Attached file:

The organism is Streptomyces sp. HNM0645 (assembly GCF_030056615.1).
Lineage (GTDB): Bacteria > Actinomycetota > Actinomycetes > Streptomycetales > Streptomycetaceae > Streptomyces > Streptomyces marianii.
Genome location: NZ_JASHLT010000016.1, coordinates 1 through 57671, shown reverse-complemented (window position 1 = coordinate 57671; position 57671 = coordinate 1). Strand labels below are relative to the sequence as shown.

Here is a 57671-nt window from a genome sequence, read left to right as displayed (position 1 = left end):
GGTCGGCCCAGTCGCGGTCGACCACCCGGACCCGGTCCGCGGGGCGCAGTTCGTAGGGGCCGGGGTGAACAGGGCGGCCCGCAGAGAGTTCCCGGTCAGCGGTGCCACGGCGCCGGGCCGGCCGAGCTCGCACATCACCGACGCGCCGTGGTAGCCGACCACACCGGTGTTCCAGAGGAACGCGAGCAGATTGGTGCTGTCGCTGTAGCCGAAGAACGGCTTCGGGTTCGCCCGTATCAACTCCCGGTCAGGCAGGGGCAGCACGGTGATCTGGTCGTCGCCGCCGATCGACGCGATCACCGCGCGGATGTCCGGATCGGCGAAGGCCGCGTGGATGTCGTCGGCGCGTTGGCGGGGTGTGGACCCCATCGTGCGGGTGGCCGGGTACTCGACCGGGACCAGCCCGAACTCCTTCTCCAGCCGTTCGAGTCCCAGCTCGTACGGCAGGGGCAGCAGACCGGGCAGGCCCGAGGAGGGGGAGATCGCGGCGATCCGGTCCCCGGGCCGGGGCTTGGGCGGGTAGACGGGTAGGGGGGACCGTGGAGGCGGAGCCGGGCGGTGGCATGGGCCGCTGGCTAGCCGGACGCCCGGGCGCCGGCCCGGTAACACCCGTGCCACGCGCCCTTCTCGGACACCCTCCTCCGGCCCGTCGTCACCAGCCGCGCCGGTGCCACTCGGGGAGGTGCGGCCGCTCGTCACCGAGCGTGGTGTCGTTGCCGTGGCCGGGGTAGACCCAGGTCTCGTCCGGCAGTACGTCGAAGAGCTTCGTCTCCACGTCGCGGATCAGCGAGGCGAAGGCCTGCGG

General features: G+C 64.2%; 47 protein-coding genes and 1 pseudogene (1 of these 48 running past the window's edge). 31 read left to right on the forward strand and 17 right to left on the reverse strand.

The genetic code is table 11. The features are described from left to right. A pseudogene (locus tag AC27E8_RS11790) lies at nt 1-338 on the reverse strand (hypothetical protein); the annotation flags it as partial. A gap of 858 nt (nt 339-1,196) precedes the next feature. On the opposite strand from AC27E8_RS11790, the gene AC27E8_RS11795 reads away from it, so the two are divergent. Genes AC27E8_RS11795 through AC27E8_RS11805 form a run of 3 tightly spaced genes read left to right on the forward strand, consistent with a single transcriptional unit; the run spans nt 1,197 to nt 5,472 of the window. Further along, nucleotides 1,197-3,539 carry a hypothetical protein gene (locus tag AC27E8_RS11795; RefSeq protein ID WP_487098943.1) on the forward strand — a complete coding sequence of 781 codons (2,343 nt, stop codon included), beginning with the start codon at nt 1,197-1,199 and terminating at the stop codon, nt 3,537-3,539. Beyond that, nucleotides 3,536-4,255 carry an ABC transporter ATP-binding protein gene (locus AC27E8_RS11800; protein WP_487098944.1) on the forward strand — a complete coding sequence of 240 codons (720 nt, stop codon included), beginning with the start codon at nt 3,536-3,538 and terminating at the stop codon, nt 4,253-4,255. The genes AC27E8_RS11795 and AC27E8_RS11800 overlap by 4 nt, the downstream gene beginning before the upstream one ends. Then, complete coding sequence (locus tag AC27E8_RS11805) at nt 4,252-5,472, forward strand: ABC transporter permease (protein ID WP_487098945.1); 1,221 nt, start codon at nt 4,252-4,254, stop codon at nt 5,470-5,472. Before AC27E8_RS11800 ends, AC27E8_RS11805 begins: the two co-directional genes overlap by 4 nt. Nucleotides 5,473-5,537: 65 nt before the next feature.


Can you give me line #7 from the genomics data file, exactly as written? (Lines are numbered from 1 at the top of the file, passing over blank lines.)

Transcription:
The genetic code is table 11. The features are described from left to right. A pseudogene (locus tag AC27E8_RS11790) lies at nt 1-338 on the reverse strand (hypothetical protein); the annotation flags it as partial. A gap of 858 nt (nt 339-1,196) precedes the next feature. On the opposite strand from AC27E8_RS11790, the gene AC27E8_RS11795 reads away from it, so the two are divergent. Genes AC27E8_RS11795 through AC27E8_RS11805 form a run of 3 tightly spaced genes read left to right on the forward strand, consistent with a single transcriptional unit; the run spans nt 1,197 to nt 5,472 of the window. Further along, nucleotides 1,197-3,539 carry a hypothetical protein gene (locus tag AC27E8_RS11795; RefSeq protein ID WP_487098943.1) on the forward strand — a complete coding sequence of 781 codons (2,343 nt, stop codon included), beginning with the start codon at nt 1,197-1,199 and terminating at the stop codon, nt 3,537-3,539. Beyond that, nucleotides 3,536-4,255 carry an ABC transporter ATP-binding protein gene (locus AC27E8_RS11800; protein WP_487098944.1) on the forward strand — a complete coding sequence of 240 codons (720 nt, stop codon included), beginning with the start codon at nt 3,536-3,538 and terminating at the stop codon, nt 4,253-4,255. The genes AC27E8_RS11795 and AC27E8_RS11800 overlap by 4 nt, the downstream gene beginning before the upstream one ends. Then, complete coding sequence (locus tag AC27E8_RS11805) at nt 4,252-5,472, forward strand: ABC transporter permease (protein ID WP_487098945.1); 1,221 nt, start codon at nt 4,252-4,254, stop codon at nt 5,470-5,472. Before AC27E8_RS11800 ends, AC27E8_RS11805 begins: the two co-directional genes overlap by 4 nt. Nucleotides 5,473-5,537: 65 nt before the next feature.